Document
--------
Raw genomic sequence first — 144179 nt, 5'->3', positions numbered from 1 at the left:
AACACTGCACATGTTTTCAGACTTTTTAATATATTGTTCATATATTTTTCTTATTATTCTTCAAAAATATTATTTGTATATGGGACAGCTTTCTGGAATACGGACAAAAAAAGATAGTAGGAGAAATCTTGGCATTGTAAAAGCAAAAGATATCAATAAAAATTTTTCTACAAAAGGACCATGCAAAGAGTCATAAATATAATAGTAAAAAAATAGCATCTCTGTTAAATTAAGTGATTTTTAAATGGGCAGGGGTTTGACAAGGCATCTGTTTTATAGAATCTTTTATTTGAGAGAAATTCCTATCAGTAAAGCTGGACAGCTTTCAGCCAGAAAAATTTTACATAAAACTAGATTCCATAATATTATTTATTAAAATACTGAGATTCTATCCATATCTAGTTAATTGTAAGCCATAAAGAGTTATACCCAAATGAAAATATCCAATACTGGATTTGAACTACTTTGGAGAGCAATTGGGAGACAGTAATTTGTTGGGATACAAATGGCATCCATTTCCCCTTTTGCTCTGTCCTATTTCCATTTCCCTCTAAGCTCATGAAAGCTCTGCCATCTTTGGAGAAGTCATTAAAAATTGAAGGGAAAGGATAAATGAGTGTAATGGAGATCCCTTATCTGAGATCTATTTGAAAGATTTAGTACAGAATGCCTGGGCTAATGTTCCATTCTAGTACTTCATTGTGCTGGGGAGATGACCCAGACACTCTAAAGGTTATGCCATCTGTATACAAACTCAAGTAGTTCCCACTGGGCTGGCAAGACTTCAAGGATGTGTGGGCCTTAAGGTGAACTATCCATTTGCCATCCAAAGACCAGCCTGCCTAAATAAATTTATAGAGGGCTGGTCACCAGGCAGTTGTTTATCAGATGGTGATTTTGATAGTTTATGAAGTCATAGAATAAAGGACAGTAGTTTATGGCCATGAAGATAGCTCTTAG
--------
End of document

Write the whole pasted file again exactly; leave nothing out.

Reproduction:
Raw genomic sequence first — 144179 nt, 5'->3', positions numbered from 1 at the left:
AACACTGCACATGTTTTCAGACTTTTTAATATATTGTTCATATATTTTTCTTATTATTCTTCAAAAATATTATTTGTATATGGGACAGCTTTCTGGAATACGGACAAAAAAAGATAGTAGGAGAAATCTTGGCATTGTAAAAGCAAAAGATATCAATAAAAATTTTTCTACAAAAGGACCATGCAAAGAGTCATAAATATAATAGTAAAAAAATAGCATCTCTGTTAAATTAAGTGATTTTTAAATGGGCAGGGGTTTGACAAGGCATCTGTTTTATAGAATCTTTTATTTGAGAGAAATTCCTATCAGTAAAGCTGGACAGCTTTCAGCCAGAAAAATTTTACATAAAACTAGATTCCATAATATTATTTATTAAAATACTGAGATTCTATCCATATCTAGTTAATTGTAAGCCATAAAGAGTTATACCCAAATGAAAATATCCAATACTGGATTTGAACTACTTTGGAGAGCAATTGGGAGACAGTAATTTGTTGGGATACAAATGGCATCCATTTCCCCTTTTGCTCTGTCCTATTTCCATTTCCCTCTAAGCTCATGAAAGCTCTGCCATCTTTGGAGAAGTCATTAAAAATTGAAGGGAAAGGATAAATGAGTGTAATGGAGATCCCTTATCTGAGATCTATTTGAAAGATTTAGTACAGAATGCCTGGGCTAATGTTCCATTCTAGTACTTCATTGTGCTGGGGAGATGACCCAGACACTCTAAAGGTTATGCCATCTGTATACAAACTCAAGTAGTTCCCACTGGGCTGGCAAGACTTCAAGGATGTGTGGGCCTTAAGGTGAACTATCCATTTGCCATCCAAAGACCAGCCTGCCTAAATAAATTTATAGAGGGCTGGTCACCAGGCAGTTGTTTATCAGATGGTGATTTTGATAGTTTATGAAGTCATAGAATAAAGGACAGTAGTTTATGGCCATGAAGATAGCTCTTAG